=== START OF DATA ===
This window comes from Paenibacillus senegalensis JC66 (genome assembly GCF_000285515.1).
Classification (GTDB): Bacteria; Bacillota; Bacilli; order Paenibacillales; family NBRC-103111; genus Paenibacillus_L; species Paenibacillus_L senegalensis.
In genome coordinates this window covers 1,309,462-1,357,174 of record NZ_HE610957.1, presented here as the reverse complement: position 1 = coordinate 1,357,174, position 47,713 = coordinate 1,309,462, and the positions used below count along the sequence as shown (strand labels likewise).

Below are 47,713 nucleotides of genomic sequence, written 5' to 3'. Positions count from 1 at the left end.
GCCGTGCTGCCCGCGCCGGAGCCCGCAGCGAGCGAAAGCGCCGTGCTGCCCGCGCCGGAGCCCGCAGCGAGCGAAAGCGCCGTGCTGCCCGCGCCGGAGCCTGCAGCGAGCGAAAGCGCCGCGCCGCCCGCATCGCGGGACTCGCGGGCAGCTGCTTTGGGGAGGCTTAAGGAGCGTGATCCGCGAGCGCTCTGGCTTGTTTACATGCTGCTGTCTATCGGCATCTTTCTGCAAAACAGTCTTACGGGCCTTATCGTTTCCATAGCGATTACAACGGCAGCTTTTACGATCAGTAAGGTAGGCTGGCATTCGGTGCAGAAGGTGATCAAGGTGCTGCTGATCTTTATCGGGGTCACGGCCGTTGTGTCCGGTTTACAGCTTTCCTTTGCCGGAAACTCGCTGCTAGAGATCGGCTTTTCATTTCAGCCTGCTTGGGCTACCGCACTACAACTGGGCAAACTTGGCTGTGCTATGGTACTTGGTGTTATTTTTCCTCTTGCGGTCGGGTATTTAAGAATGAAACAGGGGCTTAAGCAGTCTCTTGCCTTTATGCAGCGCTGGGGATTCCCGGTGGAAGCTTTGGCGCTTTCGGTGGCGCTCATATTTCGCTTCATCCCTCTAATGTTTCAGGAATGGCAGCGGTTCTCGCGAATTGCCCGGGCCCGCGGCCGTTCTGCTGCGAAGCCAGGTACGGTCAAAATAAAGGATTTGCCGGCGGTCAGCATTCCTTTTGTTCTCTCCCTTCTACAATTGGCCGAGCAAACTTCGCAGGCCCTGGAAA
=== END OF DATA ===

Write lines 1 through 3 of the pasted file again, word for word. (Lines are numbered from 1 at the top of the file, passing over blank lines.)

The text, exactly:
This window comes from Paenibacillus senegalensis JC66 (genome assembly GCF_000285515.1).
Classification (GTDB): Bacteria; Bacillota; Bacilli; order Paenibacillales; family NBRC-103111; genus Paenibacillus_L; species Paenibacillus_L senegalensis.
In genome coordinates this window covers 1,309,462-1,357,174 of record NZ_HE610957.1, presented here as the reverse complement: position 1 = coordinate 1,357,174, position 47,713 = coordinate 1,309,462, and the positions used below count along the sequence as shown (strand labels likewise).